The first Athol Fugard play I saw was “Master Harold”…and the Boys. I was in high school, the same age as Harold, and the play haunted me. What was this world that felt in some ways so familiar – the pressures of school, the complex relationship of a child to his parent – and yet was so far away from my present day life? Later that year, I saw a production of Blood Knot. Though I was in liberal Northern California, I immediately recognized the social injustice and inequality being so eloquently represented onstage. I looked around my community and saw the story of the Blood Knot brothers. In this country, we were lucky to be untouched by apartheid, but we were not free from social inequalities of race, class, gender, and age.

Inspired by Fugard’s writing, I became obsessed with South Africa, wanting to learn as much as I could about this dry and foreign place where in my lifetime, discrimination was written into law. I remembered watching Nelson Mandela receive the Nobel Peace Prize. I rented the Up Series documentaries that followed black, white, Indian, Afrikaner, and colored children throughout their daily lives. The 1990s were an exciting time to be paying attention to South Africa, and I think we were all aware that we were witnessing something big: the end of apartheid was the beginning of freedom for a nation mired in deep sadness, poverty, and imbalance.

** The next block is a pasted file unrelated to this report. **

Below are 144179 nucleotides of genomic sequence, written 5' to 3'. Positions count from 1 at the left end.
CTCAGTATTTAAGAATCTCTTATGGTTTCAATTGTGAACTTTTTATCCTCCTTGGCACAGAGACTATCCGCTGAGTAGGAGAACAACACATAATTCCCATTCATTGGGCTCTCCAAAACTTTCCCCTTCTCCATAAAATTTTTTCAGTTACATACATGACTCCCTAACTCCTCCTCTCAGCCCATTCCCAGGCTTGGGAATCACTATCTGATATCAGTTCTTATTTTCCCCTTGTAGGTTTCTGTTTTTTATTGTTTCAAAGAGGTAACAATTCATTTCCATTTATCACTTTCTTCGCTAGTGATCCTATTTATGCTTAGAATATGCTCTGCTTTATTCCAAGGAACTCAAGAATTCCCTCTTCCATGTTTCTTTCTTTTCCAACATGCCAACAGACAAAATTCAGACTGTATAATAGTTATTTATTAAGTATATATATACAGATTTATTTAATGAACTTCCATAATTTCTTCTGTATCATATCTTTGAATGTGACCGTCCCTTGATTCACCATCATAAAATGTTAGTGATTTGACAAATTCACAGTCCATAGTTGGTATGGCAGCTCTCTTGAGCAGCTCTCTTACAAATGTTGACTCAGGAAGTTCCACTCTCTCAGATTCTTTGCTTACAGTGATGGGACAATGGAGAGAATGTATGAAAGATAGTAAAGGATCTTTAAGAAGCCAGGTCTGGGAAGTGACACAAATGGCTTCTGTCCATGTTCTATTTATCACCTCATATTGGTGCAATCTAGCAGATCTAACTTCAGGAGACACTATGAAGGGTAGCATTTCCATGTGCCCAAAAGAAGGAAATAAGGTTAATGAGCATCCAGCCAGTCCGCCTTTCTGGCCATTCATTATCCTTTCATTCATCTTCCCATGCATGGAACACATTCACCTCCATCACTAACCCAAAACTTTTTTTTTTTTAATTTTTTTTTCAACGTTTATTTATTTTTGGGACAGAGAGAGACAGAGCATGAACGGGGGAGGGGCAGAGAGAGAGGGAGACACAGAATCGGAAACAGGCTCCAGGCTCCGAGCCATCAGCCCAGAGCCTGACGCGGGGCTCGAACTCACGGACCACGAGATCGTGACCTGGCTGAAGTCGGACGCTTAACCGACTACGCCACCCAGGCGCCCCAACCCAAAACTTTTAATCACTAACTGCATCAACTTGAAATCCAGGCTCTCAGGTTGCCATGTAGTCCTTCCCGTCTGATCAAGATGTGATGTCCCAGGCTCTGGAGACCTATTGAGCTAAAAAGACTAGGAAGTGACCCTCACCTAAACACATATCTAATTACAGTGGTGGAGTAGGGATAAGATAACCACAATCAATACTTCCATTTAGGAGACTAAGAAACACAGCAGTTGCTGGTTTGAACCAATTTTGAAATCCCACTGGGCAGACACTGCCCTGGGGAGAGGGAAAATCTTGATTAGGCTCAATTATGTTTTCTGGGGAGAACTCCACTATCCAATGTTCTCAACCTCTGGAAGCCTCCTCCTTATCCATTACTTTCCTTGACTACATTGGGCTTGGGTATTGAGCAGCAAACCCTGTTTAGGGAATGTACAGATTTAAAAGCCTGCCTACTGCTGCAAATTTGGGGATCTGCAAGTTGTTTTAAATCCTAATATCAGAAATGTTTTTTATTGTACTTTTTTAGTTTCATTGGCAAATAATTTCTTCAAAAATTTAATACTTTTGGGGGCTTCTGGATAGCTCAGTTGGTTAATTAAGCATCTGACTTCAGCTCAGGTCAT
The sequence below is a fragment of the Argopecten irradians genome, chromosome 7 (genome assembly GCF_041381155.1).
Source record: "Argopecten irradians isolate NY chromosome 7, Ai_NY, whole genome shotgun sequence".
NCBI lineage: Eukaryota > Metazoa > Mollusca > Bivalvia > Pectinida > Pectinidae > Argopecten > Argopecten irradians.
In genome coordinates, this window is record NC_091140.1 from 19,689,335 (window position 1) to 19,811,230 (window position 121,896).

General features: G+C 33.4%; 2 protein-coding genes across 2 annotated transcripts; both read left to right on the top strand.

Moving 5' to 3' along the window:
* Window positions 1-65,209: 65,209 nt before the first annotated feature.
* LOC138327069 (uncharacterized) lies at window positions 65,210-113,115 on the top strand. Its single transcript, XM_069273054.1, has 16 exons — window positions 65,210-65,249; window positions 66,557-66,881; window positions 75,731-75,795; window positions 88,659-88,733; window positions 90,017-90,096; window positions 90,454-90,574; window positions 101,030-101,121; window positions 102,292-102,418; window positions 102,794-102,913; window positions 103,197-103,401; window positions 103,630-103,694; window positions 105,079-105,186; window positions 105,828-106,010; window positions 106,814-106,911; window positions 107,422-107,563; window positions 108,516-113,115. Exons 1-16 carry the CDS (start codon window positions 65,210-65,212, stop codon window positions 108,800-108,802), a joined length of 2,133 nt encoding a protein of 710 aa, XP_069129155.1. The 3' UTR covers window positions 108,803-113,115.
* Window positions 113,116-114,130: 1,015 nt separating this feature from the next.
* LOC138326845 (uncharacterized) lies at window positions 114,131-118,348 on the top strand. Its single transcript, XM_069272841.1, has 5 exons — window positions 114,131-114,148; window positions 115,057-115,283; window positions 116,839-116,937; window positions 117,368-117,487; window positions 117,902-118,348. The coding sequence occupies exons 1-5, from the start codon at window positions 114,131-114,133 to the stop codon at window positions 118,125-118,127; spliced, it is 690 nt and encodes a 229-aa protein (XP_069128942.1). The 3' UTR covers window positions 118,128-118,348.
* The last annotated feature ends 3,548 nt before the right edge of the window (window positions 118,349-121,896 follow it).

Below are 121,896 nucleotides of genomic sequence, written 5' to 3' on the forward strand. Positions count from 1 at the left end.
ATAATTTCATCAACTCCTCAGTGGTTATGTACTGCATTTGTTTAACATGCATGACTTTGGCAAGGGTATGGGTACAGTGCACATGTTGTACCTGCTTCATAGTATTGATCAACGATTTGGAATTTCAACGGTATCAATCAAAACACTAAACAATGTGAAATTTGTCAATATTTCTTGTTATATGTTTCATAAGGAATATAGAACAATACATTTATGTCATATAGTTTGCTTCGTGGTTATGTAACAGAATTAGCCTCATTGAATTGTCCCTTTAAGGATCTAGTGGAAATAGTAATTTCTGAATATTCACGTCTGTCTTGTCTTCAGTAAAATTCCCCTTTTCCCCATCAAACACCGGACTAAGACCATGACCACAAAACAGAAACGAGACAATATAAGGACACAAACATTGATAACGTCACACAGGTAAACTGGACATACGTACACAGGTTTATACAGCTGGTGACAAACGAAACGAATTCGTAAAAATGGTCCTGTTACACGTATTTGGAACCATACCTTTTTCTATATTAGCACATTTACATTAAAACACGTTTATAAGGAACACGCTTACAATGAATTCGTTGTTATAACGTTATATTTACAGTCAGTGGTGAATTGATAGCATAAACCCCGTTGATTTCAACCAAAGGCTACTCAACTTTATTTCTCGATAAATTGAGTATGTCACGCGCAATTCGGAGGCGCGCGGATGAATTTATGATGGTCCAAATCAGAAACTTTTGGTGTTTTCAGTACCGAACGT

Born in 1932 in the Eastern Cape town of Middleburg, South Africa, Fugard started writing in the 1960s. His prolific history (in which he also acted in and directed many of his own works) includes over 30 plays, many film adaptations, and a special Tony Award for Lifetime Achievement in the Theater. Fugard’s writing still energizes me to grapple with issues of social justice: education, socioeconomics, gender, age, race – they’re all in there. But as an adult, it is also Fugard’s tremendous skills as a writer that draws me again and again to these texts. He takes tiny corners of South African life and, by shining light onto them, turns them into prisms that reflect the whole of the surrounding world out to his audience. Fugard’s work does not overtly presenting doctrine and diatribe. Instead it is theater of humanity, of relationships, of the heart. In a country as political as South Africa, Fugard has said, political commitment and comment is an automatic by-product of being a truthful storyteller. His work inspires conversation, deep examination of the questions he asks, and then, real change. He is, without question, one of the greatest writers of our time.

Though rainy Portland is on the opposite side of the earth from the deserts of South Africa, I know you will find, as I have, universal truths revealed in the specificity of Fugard’s words: poetic, blunt, honest, and inspiring.

~Adriana Baer, Artistic Director